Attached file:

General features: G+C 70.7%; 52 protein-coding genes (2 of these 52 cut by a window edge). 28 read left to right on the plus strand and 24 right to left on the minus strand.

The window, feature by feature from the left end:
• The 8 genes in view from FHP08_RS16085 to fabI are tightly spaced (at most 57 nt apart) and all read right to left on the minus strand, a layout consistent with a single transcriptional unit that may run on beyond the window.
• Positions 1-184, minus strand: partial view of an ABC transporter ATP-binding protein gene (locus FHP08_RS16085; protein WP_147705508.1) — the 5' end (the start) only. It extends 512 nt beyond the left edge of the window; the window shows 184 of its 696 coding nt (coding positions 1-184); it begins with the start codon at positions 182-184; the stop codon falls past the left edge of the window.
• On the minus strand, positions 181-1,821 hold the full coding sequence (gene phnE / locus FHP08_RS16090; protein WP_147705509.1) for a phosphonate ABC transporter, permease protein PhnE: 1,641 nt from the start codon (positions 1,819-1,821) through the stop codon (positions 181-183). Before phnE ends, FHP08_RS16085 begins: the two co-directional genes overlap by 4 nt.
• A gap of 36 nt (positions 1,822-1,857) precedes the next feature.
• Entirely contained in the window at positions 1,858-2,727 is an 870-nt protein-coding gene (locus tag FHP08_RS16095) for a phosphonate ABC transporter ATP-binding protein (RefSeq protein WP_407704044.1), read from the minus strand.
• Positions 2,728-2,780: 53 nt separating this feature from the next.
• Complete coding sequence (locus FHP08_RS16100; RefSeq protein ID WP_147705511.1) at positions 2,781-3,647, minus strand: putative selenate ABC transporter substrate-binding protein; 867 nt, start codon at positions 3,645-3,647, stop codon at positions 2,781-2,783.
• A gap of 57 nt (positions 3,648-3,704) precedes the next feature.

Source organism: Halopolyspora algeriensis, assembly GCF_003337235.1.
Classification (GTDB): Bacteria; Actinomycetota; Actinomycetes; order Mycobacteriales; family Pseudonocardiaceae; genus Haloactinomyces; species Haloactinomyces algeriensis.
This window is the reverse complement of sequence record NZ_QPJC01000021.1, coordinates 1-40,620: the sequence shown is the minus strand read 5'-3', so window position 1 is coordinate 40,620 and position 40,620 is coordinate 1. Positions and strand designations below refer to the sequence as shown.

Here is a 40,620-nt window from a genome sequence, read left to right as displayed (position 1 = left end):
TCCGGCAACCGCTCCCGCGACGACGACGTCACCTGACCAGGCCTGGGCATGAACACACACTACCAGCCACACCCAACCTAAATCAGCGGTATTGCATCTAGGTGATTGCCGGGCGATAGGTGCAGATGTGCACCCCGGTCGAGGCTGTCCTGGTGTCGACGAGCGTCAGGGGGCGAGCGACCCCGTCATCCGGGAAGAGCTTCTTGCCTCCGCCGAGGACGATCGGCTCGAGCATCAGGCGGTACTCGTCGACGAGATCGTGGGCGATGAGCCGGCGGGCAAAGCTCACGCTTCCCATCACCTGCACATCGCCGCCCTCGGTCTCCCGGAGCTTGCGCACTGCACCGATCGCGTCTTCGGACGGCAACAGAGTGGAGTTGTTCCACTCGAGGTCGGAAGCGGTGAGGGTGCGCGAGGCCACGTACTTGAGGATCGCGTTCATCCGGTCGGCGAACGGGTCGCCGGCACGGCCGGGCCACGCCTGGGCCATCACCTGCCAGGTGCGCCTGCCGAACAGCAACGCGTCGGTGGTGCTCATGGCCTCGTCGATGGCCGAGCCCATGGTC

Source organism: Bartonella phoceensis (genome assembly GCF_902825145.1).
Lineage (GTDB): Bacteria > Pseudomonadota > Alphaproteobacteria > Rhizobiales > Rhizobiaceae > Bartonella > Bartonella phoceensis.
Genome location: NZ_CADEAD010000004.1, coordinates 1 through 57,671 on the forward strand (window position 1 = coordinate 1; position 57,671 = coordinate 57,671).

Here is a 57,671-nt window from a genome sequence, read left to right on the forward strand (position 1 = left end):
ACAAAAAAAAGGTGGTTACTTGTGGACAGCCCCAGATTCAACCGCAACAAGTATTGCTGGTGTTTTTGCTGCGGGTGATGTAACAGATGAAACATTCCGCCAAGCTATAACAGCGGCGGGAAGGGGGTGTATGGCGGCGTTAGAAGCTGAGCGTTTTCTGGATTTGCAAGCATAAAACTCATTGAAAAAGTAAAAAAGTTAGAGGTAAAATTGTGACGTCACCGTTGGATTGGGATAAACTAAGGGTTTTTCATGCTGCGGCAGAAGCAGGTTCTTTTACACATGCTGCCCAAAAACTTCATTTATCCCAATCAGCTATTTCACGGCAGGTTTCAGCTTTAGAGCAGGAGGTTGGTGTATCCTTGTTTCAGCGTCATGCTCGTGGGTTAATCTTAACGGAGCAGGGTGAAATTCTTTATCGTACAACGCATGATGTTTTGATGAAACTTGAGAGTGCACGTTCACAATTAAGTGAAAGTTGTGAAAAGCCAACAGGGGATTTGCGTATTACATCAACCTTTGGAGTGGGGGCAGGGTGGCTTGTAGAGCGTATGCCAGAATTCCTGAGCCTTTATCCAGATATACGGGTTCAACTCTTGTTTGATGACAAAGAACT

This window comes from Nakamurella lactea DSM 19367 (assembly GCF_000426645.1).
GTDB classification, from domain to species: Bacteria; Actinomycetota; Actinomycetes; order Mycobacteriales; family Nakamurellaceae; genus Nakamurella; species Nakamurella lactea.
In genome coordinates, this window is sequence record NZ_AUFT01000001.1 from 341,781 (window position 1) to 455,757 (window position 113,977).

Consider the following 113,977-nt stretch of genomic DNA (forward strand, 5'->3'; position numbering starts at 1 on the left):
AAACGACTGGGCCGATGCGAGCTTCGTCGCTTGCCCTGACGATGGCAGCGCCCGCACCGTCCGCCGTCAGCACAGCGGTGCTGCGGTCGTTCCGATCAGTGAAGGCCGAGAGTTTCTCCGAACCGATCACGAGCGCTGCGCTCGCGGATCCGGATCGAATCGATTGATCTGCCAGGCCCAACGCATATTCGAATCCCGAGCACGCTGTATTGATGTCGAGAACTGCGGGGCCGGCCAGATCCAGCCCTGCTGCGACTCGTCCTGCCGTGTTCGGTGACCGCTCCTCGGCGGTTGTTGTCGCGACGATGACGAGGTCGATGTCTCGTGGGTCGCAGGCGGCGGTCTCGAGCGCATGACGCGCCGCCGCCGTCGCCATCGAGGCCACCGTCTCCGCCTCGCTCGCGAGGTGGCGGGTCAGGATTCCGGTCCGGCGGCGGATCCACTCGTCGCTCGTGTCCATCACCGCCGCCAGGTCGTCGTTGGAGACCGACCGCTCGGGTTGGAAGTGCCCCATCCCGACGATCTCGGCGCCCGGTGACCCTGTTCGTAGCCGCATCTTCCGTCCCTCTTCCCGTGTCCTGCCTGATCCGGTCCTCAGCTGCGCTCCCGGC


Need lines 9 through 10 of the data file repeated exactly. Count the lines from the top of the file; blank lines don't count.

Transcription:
• Complete coding sequence (locus FHP08_RS16100; RefSeq protein ID WP_147705511.1) at positions 2,781-3,647, minus strand: putative selenate ABC transporter substrate-binding protein; 867 nt, start codon at positions 3,645-3,647, stop codon at positions 2,781-2,783.
• A gap of 57 nt (positions 3,648-3,704) precedes the next feature.